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For bibliophiles, a buzzworthy autumn

Book buyers and bookstore owners offer tips as to fall's best new books, from Phillip Roth's new novel to Stephen Colbert's guide to America.

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"It is a spectacular fall," says Carole Horne, general manager of the Harvard Book Store in Cambridge, Mass. "One of the best that I've seen."

By "spectacular," Ms. Horne isn't referring to the weather. Nor does she mean a potential bumper crop of apples or incoming college students. Horne is gushing about the autumn's harvest of fresh books, and her basket of picks brims with Claptons, Clintons, Colberts, and Clarkes, to name the ripest ones.

With the back-to-school, hit-the-books season in mind, we asked publishing and bookselling insiders which September, October, and November releases are attracting the biggest buzz. The fall list should satisfy all tastes, from old favorites to new kids on the block.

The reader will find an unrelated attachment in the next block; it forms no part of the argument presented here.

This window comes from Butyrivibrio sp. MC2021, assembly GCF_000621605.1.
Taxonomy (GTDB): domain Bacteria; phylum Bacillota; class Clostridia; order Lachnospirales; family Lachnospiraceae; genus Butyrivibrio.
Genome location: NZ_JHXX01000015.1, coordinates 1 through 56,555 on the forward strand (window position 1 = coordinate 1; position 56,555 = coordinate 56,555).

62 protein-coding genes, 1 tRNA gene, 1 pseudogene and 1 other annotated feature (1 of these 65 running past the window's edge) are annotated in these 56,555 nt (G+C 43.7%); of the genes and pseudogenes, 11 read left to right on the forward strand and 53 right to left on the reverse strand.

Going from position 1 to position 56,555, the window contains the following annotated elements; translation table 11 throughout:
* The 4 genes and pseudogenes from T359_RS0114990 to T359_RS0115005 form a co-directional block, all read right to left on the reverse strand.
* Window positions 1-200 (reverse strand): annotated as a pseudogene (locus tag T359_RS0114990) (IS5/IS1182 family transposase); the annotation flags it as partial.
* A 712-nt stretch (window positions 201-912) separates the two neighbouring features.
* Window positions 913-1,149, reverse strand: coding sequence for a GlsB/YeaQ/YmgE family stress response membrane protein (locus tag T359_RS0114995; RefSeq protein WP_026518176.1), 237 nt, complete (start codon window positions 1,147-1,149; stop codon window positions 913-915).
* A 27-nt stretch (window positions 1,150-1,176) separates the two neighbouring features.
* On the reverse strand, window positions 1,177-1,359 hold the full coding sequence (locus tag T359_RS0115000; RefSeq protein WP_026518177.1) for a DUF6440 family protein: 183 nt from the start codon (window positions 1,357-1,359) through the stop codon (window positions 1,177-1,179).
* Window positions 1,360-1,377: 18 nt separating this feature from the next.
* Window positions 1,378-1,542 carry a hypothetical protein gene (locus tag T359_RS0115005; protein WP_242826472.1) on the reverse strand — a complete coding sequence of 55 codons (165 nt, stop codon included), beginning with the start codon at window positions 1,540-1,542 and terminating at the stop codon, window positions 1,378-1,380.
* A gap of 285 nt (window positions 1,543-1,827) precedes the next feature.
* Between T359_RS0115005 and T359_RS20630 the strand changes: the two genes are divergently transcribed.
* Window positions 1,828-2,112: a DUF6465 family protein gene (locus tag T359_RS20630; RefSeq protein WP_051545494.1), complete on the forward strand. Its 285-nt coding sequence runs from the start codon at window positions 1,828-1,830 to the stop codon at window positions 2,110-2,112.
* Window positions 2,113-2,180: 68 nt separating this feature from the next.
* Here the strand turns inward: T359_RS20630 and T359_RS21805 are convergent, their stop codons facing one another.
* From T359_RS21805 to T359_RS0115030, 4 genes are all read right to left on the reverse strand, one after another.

For fiction, Horne reels off some heavy-hitters: Denis Johnson, Alan Lightman, Ann Patchett, Michael Chabon, Alice Sebold, Junot Díaz, and Philip Roth, all with new novels. "Anytime you have a new Philip Roth," she says of Exit Ghost, "it's an event."

But at the top of her must-read pile sits Richard Russo, whose Bridge of Sighs comes at the end of September. "I thought 'Empire Falls' was the peak of his career," says the 33-year bookselling veteran, of Russo's Pulitzer Prize-winning novel. "But this is as good, if not better." Like his other works, "Bridge of Sighs" chronicles the dramas of ordinary folk – this time Lou C. Lynch, a 60-year resident of a small town in upstate New York.

An up-and-coming novelist attracting the most attention is Brock Clarke, for his just-released literary mystery, An Arsonist's Guide to Writers' Homes in New England. "It's a really interesting oddball novel," says Sara Nelson, editor in chief of industry bible Publishers Weekly, "about an oddball guy who might accidentally be burning down houses."


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